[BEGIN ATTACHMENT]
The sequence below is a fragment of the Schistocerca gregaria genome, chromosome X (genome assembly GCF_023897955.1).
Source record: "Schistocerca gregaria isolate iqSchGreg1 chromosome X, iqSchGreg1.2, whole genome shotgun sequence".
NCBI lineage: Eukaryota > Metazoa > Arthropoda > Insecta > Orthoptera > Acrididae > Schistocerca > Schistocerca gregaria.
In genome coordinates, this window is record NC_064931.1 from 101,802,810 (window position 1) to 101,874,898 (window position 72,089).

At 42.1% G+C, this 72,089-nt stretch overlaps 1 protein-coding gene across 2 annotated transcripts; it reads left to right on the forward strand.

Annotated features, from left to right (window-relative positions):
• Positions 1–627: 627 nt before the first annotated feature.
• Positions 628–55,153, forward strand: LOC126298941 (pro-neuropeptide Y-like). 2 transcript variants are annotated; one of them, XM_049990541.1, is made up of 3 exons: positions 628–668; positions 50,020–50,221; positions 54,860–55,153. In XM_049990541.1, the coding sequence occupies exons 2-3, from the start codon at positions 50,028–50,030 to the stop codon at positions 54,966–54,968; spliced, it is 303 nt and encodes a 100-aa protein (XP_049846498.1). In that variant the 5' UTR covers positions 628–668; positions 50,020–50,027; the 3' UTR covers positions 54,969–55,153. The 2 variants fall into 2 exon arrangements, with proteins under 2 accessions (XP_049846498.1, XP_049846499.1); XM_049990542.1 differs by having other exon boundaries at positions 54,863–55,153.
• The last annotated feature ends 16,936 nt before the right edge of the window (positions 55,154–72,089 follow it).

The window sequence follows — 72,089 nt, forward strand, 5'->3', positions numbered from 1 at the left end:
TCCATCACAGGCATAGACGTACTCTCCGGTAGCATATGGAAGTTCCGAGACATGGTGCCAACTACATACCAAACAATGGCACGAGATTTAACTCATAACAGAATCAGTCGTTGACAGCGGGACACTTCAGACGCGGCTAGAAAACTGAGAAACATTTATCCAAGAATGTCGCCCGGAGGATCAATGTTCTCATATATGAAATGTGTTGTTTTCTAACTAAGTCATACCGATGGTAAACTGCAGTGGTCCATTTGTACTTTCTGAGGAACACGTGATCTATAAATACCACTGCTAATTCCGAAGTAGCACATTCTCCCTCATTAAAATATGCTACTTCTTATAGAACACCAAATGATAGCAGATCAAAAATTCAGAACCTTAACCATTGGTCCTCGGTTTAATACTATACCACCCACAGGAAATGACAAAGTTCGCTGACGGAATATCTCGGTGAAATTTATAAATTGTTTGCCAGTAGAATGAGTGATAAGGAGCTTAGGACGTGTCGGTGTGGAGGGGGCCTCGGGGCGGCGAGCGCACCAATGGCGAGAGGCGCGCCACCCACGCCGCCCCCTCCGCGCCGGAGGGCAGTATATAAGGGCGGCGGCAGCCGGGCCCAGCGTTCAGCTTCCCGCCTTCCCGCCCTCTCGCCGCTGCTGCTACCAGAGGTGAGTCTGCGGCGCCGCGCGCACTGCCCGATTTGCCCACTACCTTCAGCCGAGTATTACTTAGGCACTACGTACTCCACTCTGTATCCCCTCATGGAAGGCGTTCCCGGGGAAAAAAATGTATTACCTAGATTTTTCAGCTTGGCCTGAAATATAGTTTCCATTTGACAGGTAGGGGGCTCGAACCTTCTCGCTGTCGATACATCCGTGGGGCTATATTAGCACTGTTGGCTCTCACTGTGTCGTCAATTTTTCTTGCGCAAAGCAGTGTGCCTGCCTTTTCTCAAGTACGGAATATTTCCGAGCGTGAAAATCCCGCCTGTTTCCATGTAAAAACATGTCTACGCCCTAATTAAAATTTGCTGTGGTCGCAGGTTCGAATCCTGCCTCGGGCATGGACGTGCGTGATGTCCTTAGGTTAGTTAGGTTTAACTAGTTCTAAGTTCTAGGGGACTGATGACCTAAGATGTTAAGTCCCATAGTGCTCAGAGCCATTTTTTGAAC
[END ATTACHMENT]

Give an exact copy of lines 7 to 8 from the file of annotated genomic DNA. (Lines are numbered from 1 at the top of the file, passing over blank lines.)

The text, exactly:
• Positions 1–627: 627 nt before the first annotated feature.
• Positions 628–55,153, forward strand: LOC126298941 (pro-neuropeptide Y-like). 2 transcript variants are annotated; one of them, XM_049990541.1, is made up of 3 exons: positions 628–668; positions 50,020–50,221; positions 54,860–55,153. In XM_049990541.1, the coding sequence occupies exons 2-3, from the start codon at positions 50,028–50,030 to the stop codon at positions 54,966–54,968; spliced, it is 303 nt and encodes a 100-aa protein (XP_049846498.1). In that variant the 5' UTR covers positions 628–668; positions 50,020–50,027; the 3' UTR covers positions 54,969–55,153. The 2 variants fall into 2 exon arrangements, with proteins under 2 accessions (XP_049846498.1, XP_049846499.1); XM_049990542.1 differs by having other exon boundaries at positions 54,863–55,153.